It’s that time of year again. The HR envelopes start showing up at home, meetings are held at the office, and you learn why a smaller paycheck next year will really benefit you. That’s right, it’s employee benefits enrollment season. Employee benefits come in many forms. Most common are health, disability, and life insurance. You may also be eligible for legal assistance, subsidized parking, reduced gym memberships, or even a discount on a car.
Every employer will offer different benefits, and some may not offer any. Just because benefits are offered does not mean that they are the best or will be your lowest cost option. Benefits may also be bought privately if they are not offered or need to be supplemented. Because there is no clear cut path as to what your personal benefits options are, seeking outside advice to first understand what you will or won’t receive and second seeing what else you may need is recommended.
The most common benefit people receive is health insurance. Every year the cost of health insurance seems to go up while you get less in return. This isn’t necessarily your employer’s fault, but it is still uncomfortable. Understanding where it may or may not make sense to buy the premium plan will depend on your personal situation. Also, while options on the Healthcare.gov website are limited in some areas, you do have the right to go shop for your own plan. If you and your spouse each work for an employer with a plan, see if it makes sense to combine on one or carry separate plans. I see couples all the time who are spending unnecessary money because they never went on one health plan.
Life and Disability
Life and Disability insurance are benefits most people never know they are receiving. Many companies will offer a basic life insurance benefit at no cost to the employee. If you pass your beneficiary will receive a benefit of usually between $50,000 and 1 times salary. This is a generous benefit; however, if you are raising a family and carrying a mortgage, it is probably not enough. You may have the option to add on supplemental life coverage at a cost, but often this is still not enough coverage, or the cost is not competitive. In this case, working with an independent advisor can help you shop for a better plan. If you are a person with health concerns, take advantage of the group coverage, as it typically does not involve underwriting.
Disability insurance is there to carry you through the tough times if you become injured. Policies can be broken down into short- and long-term. The biggest factor with disability insurance, and driver in cost, is “own occupation” or “any occupation”. Own Occupation means benefits will continue until you can return to your current job, any occupation means benefits will continue until you can return to any job. Disability policies will charge a “time” premium ranging from days to months before you become eligible for benefits. Lastly, policies offered by your employer will cover income paid by that employer. If you do side jobs on the weekends or moonlight as an Uber driver, this income will not be replaced. Fortunately, as with life insurance, you may purchase your own disability insurance to cover all of your income and protect your chosen career.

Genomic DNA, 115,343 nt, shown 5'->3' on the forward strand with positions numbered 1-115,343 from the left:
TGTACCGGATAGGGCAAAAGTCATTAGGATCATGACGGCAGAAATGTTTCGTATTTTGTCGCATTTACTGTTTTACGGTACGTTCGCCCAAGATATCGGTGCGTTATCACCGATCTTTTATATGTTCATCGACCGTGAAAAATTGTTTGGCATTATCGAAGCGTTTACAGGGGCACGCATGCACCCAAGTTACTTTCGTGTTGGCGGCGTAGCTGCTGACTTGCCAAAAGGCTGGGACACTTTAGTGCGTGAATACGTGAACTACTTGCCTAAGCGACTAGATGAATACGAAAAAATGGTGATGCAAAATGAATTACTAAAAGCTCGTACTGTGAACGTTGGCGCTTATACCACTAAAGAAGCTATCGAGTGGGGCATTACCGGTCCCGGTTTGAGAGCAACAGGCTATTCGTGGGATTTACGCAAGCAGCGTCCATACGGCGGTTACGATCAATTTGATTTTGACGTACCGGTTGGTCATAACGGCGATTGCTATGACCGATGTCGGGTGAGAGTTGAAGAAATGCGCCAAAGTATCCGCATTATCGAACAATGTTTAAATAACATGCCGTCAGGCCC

Health Savings Accounts and Flexible Spending Accounts
Health Savings Accounts (HSA) and Flexible Spending Accounts (FSA) are on the rise as companies look to shift the responsibility of covering medical costs to employees. These work similarly to IRA’s in that money put into them is tax-deferred if used for qualified medical expenses. FSA’s must be used in the year they are funded with some small exceptions. HSA’s may carry a balance and grow into the future; however, you must have a high deductible health plan to qualify. If you are a reasonably healthy person, contributing to an HSA may be a good way to save for retirement when your healthcare expenses will likely be higher.
Fringe benefits are a little bit of a catch-all or backstop. Employers have relationships and benefits that are passed on to employees that don’t fit under the traditional lenses. Some fringe benefits I have seen are train passes, free parking, gym memberships, mental health counseling, smoking cessation programs, or discounts at retailers. The benefit we see our clients take advantage of the most is legal counsel. I have seen several large employers offer subsidized legal assistance for their employees. We encourage all of our clients to have estate documents such as a will and power of attorney. Estate documents will typically fall under these legal assistance programs.
This enrollment season, take a look at your total benefits package. Can you combine coverage to save money? Are there gaps in your coverage to fill? Are you fully or partially protected in an accident? Can you save more in an HSA for a rainy day? Are there things you are paying for covered under a fringe program? If you speak to a captive agent, they may be knowledgeable but will only represent one product line. An Independent advisor can help you answer these questions and offer solutions from a variety of carriers finding the best one for your needs.
Enrollment season is only open for a few weeks every year, make the most of yours!